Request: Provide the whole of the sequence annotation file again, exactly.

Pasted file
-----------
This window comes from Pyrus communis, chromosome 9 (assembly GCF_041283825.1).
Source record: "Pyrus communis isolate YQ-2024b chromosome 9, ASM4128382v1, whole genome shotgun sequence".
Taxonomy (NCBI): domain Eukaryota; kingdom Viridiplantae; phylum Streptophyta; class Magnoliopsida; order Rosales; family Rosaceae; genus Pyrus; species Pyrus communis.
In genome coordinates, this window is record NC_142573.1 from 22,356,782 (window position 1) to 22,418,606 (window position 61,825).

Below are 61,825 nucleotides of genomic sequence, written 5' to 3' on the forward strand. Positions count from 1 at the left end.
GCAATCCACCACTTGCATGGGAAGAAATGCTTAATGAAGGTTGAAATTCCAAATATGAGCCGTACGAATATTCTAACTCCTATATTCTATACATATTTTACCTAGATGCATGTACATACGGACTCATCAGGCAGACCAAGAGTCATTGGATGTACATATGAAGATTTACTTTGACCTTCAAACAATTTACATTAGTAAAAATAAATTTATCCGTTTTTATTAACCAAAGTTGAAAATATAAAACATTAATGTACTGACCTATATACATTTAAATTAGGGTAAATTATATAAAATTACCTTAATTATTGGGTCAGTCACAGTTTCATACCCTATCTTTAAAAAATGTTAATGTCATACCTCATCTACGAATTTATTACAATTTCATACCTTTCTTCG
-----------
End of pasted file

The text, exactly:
This window comes from Pyrus communis, chromosome 9 (assembly GCF_041283825.1).
Source record: "Pyrus communis isolate YQ-2024b chromosome 9, ASM4128382v1, whole genome shotgun sequence".
Taxonomy (NCBI): domain Eukaryota; kingdom Viridiplantae; phylum Streptophyta; class Magnoliopsida; order Rosales; family Rosaceae; genus Pyrus; species Pyrus communis.
In genome coordinates, this window is record NC_142573.1 from 22,356,782 (window position 1) to 22,418,606 (window position 61,825).

Below are 61,825 nucleotides of genomic sequence, written 5' to 3' on the forward strand. Positions count from 1 at the left end.
GCAATCCACCACTTGCATGGGAAGAAATGCTTAATGAAGGTTGAAATTCCAAATATGAGCCGTACGAATATTCTAACTCCTATATTCTATACATATTTTACCTAGATGCATGTACATACGGACTCATCAGGCAGACCAAGAGTCATTGGATGTACATATGAAGATTTACTTTGACCTTCAAACAATTTACATTAGTAAAAATAAATTTATCCGTTTTTATTAACCAAAGTTGAAAATATAAAACATTAATGTACTGACCTATATACATTTAAATTAGGGTAAATTATATAAAATTACCTTAATTATTGGGTCAGTCACAGTTTCATACCCTATCTTTAAAAAATGTTAATGTCATACCTCATCTACGAATTTATTACAATTTCATACCTTTCTTCG